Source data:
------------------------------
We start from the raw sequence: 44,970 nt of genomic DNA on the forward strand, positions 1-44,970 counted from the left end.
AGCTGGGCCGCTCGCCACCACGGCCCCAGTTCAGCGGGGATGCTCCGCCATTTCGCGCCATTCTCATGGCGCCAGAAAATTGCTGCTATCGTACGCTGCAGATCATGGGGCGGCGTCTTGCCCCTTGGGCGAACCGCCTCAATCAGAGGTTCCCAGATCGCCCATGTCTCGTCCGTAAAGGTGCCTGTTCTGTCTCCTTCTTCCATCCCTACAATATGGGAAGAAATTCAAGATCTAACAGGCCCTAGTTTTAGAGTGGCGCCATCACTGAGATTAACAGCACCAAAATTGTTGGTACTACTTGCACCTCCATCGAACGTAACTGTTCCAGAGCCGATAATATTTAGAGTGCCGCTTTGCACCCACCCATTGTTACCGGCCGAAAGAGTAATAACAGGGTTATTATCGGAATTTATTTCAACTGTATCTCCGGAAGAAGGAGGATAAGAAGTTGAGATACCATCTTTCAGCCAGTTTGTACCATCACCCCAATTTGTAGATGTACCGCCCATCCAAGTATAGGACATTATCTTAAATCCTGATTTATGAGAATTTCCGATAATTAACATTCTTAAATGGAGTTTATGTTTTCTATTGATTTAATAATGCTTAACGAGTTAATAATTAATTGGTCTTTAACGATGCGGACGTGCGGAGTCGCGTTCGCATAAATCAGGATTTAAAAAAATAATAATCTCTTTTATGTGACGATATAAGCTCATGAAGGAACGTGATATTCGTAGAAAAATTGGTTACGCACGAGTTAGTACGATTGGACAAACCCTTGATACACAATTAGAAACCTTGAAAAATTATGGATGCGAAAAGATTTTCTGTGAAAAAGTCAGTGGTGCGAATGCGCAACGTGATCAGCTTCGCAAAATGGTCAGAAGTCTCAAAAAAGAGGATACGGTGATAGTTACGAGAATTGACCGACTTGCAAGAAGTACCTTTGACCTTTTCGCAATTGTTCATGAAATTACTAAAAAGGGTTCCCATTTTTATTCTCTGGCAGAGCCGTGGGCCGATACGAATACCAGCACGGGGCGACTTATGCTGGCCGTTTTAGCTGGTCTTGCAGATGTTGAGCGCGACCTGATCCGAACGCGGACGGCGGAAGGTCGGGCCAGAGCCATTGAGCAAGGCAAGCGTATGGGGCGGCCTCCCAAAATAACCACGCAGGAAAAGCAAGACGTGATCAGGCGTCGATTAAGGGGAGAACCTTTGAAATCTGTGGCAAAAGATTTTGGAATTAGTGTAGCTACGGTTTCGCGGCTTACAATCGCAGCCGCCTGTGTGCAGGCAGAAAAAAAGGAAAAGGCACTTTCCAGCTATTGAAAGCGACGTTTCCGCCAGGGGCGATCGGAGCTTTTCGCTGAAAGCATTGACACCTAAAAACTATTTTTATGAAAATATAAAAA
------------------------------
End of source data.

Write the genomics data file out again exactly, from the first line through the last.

We start from the raw sequence: 44,970 nt of genomic DNA on the forward strand, positions 1-44,970 counted from the left end.
AGCTGGGCCGCTCGCCACCACGGCCCCAGTTCAGCGGGGATGCTCCGCCATTTCGCGCCATTCTCATGGCGCCAGAAAATTGCTGCTATCGTACGCTGCAGATCATGGGGCGGCGTCTTGCCCCTTGGGCGAACCGCCTCAATCAGAGGTTCCCAGATCGCCCATGTCTCGTCCGTAAAGGTGCCTGTTCTGTCTCCTTCTTCCATCCCTACAATATGGGAAGAAATTCAAGATCTAACAGGCCCTAGTTTTAGAGTGGCGCCATCACTGAGATTAACAGCACCAAAATTGTTGGTACTACTTGCACCTCCATCGAACGTAACTGTTCCAGAGCCGATAATATTTAGAGTGCCGCTTTGCACCCACCCATTGTTACCGGCCGAAAGAGTAATAACAGGGTTATTATCGGAATTTATTTCAACTGTATCTCCGGAAGAAGGAGGATAAGAAGTTGAGATACCATCTTTCAGCCAGTTTGTACCATCACCCCAATTTGTAGATGTACCGCCCATCCAAGTATAGGACATTATCTTAAATCCTGATTTATGAGAATTTCCGATAATTAACATTCTTAAATGGAGTTTATGTTTTCTATTGATTTAATAATGCTTAACGAGTTAATAATTAATTGGTCTTTAACGATGCGGACGTGCGGAGTCGCGTTCGCATAAATCAGGATTTAAAAAAATAATAATCTCTTTTATGTGACGATATAAGCTCATGAAGGAACGTGATATTCGTAGAAAAATTGGTTACGCACGAGTTAGTACGATTGGACAAACCCTTGATACACAATTAGAAACCTTGAAAAATTATGGATGCGAAAAGATTTTCTGTGAAAAAGTCAGTGGTGCGAATGCGCAACGTGATCAGCTTCGCAAAATGGTCAGAAGTCTCAAAAAAGAGGATACGGTGATAGTTACGAGAATTGACCGACTTGCAAGAAGTACCTTTGACCTTTTCGCAATTGTTCATGAAATTACTAAAAAGGGTTCCCATTTTTATTCTCTGGCAGAGCCGTGGGCCGATACGAATACCAGCACGGGGCGACTTATGCTGGCCGTTTTAGCTGGTCTTGCAGATGTTGAGCGCGACCTGATCCGAACGCGGACGGCGGAAGGTCGGGCCAGAGCCATTGAGCAAGGCAAGCGTATGGGGCGGCCTCCCAAAATAACCACGCAGGAAAAGCAAGACGTGATCAGGCGTCGATTAAGGGGAGAACCTTTGAAATCTGTGGCAAAAGATTTTGGAATTAGTGTAGCTACGGTTTCGCGGCTTACAATCGCAGCCGCCTGTGTGCAGGCAGAAAAAAAGGAAAAGGCACTTTCCAGCTATTGAAAGCGACGTTTCCGCCAGGGGCGATCGGAGCTTTTCGCTGAAAGCATTGACACCTAAAAACTATTTTTATGAAAATATAAAAA